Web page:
Add water and beef granules to pot.  Bring to a boil, then lower to a simmer.

Meanwhile, fry the ground meat and onion.  Drain fat (if necessary) and add the browned meat and onion to the soup pot.

Add tomato paste to the soup.

Add spices to taste.  (These can be tweaked as wished.  Instead of seasoned salt, you can add your own personal mix of seasonings along with salt.)

Simmer until potatoes are cooked.  (20 minutes?  Maybe longer...)

This soup is very thin and watery.  You can thicken it up with a roux, if you prefer.

Oven Fries for Two

This is a recipe we found online and have enjoyed ever since.  We've tweaked the recipe slightly to better suit our personal tastes (and to make clean-up easier), but it's essentially the same recipe.

These are my favorite homemade fries.  They're lighter than fried potatoes and very tasty.  They're spicy enough that they don't even need ketchup, and you can alter the spices to please your own palette.

Oven Fries for Two


2 large or 3 medium potatoes (Any kind will do, but I prefer red potatoes.)
1 Tbsp grated Parmesan cheese
1 Tbsp oil
¼ tsp salt
¼ tsp black pepper
¼ paprika
¼ garlic powder (or onion powder-- or a combination of the two)
¼ parsley


Preheat oven to 450°F.
Spray baking sheet with PAM (or other cooking spray).

Slice potatoes thinly into French fry strips.  (I always leave the peels on and usually slice them very thinly to be sure they cook all the way through.)

Combine the dry ingredients in a gallon-size plastic bag.  (I use the cheaper, zipperless bags.)
Scrunch the bag to mix the spices with the Parmesan cheese.

Put the sliced potatoes into the bag, twist and pinch closed with one hand, and gently toss/manipulate the bag to coat the potatoes evenly with spices.

Open the bag and pour in the tablespoon of oil.  Twist the bag closed again and repeat tossing to distribute the oil evenly.

Dump the potatoes onto the baking sheet and even them out into a single layer (or as close as possible).

Bake for 30 to 35 minutes or until potatoes are thoroughly cooked, turning/stirring once.

For an easy "fast food at home" meal, I like to bake these at the same time as frozen fish fillets or fish sticks.  Though the fish package usually suggests a slightly different (lower) temperature, it's close enough that we can split the difference or simply adjust cooking times.  The fries usually need to go into the oven a little before the fish, but it all works out.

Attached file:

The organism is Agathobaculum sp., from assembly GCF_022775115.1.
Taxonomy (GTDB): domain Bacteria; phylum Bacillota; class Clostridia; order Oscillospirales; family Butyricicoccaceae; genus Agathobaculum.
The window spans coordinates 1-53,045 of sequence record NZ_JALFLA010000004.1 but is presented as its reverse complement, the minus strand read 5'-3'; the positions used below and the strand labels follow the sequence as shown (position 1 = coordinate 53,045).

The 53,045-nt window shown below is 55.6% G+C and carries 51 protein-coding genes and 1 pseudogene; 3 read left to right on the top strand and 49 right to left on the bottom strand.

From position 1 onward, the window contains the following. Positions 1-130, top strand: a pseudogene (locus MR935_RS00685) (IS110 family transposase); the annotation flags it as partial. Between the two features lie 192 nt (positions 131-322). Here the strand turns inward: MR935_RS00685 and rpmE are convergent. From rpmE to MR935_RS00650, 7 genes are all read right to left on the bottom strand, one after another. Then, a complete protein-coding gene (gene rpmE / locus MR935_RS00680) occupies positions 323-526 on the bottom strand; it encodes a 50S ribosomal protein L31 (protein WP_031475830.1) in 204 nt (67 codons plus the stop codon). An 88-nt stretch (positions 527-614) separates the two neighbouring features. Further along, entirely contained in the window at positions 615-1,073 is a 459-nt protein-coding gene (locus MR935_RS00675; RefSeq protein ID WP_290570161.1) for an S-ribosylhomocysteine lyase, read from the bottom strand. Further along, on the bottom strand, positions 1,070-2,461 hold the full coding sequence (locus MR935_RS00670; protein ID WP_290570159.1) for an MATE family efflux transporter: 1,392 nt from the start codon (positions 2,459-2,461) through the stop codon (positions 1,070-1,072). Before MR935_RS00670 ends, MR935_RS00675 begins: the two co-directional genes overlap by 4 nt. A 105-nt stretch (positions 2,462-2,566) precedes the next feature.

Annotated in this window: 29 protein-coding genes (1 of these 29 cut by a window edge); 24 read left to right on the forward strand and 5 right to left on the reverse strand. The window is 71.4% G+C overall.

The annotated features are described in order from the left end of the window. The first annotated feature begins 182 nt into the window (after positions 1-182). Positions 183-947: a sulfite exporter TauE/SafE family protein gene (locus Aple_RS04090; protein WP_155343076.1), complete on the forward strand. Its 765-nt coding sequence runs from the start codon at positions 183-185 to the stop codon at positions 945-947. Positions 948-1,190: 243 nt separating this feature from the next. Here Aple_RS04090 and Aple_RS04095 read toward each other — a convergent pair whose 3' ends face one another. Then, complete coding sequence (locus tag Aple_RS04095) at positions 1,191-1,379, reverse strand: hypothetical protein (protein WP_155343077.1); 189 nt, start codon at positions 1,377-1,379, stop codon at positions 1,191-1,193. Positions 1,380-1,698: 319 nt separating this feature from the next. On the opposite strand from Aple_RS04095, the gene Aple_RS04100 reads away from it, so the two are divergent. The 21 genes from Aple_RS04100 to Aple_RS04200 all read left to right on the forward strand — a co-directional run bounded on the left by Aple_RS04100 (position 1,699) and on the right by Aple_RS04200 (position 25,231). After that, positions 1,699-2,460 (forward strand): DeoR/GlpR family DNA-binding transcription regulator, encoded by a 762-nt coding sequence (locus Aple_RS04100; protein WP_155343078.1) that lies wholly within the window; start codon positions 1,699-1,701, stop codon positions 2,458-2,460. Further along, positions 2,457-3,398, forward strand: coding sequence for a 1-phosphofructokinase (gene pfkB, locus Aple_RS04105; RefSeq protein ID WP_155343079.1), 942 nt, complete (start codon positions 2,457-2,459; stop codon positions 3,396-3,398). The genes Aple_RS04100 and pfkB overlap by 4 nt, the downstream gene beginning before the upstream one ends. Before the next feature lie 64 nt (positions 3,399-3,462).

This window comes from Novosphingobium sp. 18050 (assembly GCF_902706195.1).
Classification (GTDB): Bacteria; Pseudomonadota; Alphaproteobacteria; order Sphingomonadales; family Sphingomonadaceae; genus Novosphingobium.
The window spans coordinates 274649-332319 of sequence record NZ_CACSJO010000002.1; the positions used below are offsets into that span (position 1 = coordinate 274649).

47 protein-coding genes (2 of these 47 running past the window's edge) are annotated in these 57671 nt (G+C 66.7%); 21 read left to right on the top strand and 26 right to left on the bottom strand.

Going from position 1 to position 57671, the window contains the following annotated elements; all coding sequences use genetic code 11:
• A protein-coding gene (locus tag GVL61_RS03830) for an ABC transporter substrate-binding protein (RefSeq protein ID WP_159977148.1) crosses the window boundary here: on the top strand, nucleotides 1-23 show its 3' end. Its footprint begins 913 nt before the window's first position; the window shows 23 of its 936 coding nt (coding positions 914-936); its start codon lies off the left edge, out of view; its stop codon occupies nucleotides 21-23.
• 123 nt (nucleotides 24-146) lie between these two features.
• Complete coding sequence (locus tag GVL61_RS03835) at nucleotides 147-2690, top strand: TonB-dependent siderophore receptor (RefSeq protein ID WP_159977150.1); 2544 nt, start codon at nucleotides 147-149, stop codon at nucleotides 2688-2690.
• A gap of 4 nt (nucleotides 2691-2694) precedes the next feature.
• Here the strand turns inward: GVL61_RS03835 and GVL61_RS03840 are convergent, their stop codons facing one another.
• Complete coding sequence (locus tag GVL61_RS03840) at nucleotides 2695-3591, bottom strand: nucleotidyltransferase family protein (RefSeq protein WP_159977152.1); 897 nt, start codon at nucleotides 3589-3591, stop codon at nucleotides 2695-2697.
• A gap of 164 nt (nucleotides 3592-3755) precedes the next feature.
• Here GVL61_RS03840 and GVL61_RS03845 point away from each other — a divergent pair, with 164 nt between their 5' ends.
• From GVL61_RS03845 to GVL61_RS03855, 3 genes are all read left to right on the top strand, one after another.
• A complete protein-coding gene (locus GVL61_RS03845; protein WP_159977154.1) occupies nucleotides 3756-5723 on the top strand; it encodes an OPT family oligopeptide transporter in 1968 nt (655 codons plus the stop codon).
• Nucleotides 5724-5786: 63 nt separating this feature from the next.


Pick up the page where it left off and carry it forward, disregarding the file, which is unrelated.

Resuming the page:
Granny L.'s Cornbread Dressing

This is my favorite dressing-- the main attraction (along with the meat) of many holiday meals eaten at my maternal grandmother's table.  Thanksgiving-- Christmas-- any good old-fashioned feast is improved by its inclusion.  It goes well with turkey, ham, roast, or chicken.  I've never tried it with fish, but I imagine it would be tasty with that, too!

This recipe requires two bakings-- one for the cornbread and one for the finished dressing-- and makes one 9x13 baking pan of delicious dressing.  It can easily be doubled to serve a larger gathering.

Granny L.'s Cornbread Dressing

Preheat the oven to 400°F.

Sauté  ½ to 1 cup each of chopped celery and onion in ¼ cup (½ stick) butter (or margarine).
Cook until the onion is clear.  Set aside.

In a medium bowl, mix the following ingredients:
1½ cups self-rising corn meal
½ self-rising flour
½ to 1 tsp sugar (according to preference)
1 egg
1 tsp poultry seasoning
1 tsp sage
a dash of onion powder
a dash of garlic powder

To these, slowly add approximately 1 cup of milk, until the mixture's consistency is a little thicker than pancake batter-- somewhat runny.

Mix the sautéed celery and onion into the batter.

Bake for 20 to 25 minutes or until golden.  (A well-seasoned 10 or 12-inch cast iron pan works.  I generally use a 9x9 CorningWare dish.)
Let cool.

Preheat oven to 350°F.

Crumble the cooled cornbread into a large mixing bowl.
Add 1 package of saltine crackers, crumbled.

Find some "old" bread.  Biscuits, buns, sliced bread-- any decent leftover or (defrosted) frozen bread will do, even if it's slightly dry.

(There is no definite set amount required, here.  It's different each time we make this dish.  Eyeball it.  You can always add more and put any overflow into a separate baking dish-- but of course at some point you'll diminish the ratio of flavored cornbread to plain bread significantly enough that the finished dressing won't taste as much.  Go with your instinct.)

Shred the bread into small pieces before adding to the bowl.

Boil a couple of eggs.  (We use the microwave for speed and ease.)  Chop them and add to the bowl.

Take chicken broth (homemade, from a can/carton, or from bouillon cubes dissolved in water and heated in the microwave) and pour it slowly into the bread mixture.  Add it a cup at a time (and stir) until the consistency is soupy-- wetter than oatmeal.

Season with pepper and taste.  (The mix should be perfectly safe to eat-- no raw ingredients.)  You may wish to add more seasonings (poultry seasoning, sage, etc.) at this point.  Usually it's salty enough, but if it needs it, go ahead and add another dash of salt.  I like flavorful dressing, so I always add more of the poultry seasoning and sage, if nothing else.

Spray a 9x13 pan with PAM (or other cooking spray).

Pour mixture into pan so that it's more or less evenly spread.
Bake about 45 minutes or until brown and crispy-- but not dried out.

Serve and enjoy!